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Cecile uns a makeshift grocery in the streets of Bè-Ablogamér | by World Bank Photo Collection
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Cecile uns a makeshift grocery in the streets of Bè-Ablogamér

Cecile Dosseh, 60, runs a makeshift grocery in the streets of Bè-Ablogamé, a rundown neighborhood in the port district of Lomé, the capital of Togo. The local children love her candy, but times are hard. Cécile is a member of the Délali Association, in which some 30 women come together to back each other up, make their voices heard, and help their small, home-grown businesses thrive. Some, however, such as Cecile, still have a hard time making ends meet.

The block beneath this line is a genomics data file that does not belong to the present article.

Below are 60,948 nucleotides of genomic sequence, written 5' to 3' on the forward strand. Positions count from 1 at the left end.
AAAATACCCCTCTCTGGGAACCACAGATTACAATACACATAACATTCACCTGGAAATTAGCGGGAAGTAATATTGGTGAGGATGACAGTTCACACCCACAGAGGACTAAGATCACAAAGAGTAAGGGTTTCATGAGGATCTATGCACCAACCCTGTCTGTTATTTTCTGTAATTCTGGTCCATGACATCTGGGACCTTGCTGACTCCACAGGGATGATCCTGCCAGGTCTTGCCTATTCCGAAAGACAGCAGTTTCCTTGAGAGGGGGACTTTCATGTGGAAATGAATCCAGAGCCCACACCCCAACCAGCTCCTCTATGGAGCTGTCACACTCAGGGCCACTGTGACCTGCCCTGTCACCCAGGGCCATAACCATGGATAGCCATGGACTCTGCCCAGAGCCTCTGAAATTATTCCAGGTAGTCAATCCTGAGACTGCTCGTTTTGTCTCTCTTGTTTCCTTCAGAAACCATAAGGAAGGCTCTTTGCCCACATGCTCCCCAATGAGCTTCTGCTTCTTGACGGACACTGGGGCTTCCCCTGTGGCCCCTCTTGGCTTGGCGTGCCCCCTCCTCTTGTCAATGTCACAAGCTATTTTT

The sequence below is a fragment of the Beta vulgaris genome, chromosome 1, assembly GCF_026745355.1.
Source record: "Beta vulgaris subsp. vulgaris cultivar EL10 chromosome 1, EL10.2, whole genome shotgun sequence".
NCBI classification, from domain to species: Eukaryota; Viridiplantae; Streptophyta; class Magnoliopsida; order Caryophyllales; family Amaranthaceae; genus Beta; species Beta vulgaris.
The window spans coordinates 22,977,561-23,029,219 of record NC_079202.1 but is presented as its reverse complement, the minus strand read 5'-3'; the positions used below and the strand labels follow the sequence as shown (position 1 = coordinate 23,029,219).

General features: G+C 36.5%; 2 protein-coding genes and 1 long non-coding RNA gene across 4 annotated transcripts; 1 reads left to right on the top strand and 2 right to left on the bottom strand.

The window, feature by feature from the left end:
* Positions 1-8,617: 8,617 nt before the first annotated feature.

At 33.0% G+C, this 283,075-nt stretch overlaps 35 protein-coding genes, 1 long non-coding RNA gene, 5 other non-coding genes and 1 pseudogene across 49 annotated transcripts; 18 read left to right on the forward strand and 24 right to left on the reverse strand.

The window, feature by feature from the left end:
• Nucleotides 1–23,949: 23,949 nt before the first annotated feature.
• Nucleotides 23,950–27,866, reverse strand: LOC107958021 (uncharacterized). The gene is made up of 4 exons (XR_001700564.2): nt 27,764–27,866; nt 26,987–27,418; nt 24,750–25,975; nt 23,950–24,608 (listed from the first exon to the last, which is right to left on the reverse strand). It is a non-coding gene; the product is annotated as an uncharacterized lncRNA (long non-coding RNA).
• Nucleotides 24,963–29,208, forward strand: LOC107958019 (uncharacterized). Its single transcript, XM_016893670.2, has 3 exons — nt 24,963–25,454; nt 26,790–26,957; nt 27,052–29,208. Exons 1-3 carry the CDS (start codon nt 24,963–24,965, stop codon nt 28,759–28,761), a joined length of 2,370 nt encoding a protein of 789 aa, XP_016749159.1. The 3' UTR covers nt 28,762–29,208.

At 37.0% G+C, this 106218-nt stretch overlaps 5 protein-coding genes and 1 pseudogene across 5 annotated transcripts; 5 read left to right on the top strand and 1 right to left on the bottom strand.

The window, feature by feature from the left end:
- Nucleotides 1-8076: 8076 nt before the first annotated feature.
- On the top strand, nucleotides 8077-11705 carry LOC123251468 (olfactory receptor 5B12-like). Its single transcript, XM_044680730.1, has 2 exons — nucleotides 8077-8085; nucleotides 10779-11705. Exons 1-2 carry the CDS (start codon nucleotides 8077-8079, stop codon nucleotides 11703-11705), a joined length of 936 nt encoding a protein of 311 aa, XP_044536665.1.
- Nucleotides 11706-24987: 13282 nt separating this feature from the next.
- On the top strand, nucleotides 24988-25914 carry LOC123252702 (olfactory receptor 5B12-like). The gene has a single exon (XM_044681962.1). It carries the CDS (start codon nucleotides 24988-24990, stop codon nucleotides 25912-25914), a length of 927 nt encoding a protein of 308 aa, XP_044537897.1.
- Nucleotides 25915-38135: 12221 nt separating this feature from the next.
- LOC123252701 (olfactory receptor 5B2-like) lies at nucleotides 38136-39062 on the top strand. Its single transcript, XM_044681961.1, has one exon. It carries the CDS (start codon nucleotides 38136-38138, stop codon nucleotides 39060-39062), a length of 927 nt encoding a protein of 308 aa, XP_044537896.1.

The global rate of informal firms is high, especially for those that are women-owned and in the poorest countries. Informal firms lack legal rights and are unable to access formal sources of credit among other issues. In Malawi, researchers found that combining business registration with an information session at a bank including the offer of a business bank account was effective in improving women’s access to financial services, in addition to getting their businesses registered. Photo: © Stephan Gladieu / World Bank

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Taken on November 23, 2015